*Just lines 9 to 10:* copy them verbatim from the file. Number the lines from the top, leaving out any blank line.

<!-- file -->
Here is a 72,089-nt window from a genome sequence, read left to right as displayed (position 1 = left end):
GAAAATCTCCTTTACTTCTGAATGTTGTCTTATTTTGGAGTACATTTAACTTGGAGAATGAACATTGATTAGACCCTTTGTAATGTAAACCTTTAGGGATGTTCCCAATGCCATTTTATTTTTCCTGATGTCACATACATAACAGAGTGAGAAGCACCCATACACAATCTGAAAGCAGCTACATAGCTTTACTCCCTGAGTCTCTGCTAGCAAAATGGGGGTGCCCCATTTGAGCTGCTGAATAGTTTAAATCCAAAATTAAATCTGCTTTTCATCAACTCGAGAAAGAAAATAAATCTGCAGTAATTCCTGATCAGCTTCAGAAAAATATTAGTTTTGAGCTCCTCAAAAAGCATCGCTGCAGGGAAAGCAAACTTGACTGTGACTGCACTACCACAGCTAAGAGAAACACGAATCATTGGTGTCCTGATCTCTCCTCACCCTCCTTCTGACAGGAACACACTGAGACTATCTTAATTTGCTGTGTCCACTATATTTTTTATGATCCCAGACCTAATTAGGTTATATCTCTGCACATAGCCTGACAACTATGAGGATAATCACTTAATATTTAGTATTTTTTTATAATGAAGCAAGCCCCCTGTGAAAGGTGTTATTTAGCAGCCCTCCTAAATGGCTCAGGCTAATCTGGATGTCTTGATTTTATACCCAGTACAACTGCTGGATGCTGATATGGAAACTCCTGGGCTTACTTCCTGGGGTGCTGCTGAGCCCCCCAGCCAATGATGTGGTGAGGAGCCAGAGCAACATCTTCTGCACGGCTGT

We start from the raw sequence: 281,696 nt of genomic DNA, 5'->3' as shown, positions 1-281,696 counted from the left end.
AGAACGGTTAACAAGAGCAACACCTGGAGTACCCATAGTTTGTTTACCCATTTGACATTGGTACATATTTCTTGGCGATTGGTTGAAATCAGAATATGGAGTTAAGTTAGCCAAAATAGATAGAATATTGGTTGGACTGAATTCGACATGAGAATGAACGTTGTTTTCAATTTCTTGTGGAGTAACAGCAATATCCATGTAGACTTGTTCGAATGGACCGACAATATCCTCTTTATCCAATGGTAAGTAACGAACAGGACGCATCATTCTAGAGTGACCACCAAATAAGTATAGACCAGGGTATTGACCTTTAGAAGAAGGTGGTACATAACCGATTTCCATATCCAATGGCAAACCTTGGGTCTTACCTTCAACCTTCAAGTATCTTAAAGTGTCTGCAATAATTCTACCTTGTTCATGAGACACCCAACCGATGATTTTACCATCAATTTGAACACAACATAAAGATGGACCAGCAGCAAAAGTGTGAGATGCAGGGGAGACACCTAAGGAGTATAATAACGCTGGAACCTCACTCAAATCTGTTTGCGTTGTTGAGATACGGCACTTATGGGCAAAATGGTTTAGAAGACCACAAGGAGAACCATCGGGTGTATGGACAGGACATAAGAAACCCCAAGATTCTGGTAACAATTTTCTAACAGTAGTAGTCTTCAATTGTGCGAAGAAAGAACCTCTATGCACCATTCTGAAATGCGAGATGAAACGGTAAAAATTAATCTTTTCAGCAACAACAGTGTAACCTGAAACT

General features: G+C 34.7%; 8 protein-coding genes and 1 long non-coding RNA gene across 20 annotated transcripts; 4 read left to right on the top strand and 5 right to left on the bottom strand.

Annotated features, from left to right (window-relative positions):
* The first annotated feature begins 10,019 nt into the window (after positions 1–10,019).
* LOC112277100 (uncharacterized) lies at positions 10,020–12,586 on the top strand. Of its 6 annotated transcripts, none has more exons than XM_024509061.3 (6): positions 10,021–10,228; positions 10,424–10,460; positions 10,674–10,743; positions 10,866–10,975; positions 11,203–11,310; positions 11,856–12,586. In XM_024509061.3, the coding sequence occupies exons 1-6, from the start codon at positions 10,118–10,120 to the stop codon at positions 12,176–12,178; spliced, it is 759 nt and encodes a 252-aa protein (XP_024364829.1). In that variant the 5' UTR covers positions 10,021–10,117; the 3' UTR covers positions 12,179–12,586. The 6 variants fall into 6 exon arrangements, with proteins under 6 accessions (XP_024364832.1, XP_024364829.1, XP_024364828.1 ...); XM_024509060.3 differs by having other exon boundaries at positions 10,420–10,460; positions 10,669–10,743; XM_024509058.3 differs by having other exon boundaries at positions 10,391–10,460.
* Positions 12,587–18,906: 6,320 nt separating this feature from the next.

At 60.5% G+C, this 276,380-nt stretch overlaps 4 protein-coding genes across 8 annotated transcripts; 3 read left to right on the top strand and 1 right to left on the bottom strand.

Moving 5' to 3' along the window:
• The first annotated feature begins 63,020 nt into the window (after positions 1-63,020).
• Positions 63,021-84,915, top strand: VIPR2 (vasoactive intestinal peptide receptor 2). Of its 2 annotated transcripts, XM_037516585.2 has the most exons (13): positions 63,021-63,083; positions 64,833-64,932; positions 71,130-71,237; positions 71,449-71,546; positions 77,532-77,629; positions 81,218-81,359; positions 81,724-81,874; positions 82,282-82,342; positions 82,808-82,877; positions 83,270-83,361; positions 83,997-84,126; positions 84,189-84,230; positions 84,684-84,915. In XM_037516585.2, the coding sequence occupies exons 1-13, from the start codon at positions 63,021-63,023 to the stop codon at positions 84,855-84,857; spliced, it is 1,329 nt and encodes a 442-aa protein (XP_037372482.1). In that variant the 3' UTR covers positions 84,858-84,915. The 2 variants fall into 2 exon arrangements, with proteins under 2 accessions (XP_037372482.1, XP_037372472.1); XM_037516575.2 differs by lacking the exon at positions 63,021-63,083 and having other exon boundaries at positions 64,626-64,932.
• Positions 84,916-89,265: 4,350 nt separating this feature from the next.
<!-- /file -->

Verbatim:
* Positions 12,587–18,906: 6,320 nt separating this feature from the next.

At 60.5% G+C, this 276,380-nt stretch overlaps 4 protein-coding genes across 8 annotated transcripts; 3 read left to right on the top strand and 1 right to left on the bottom strand.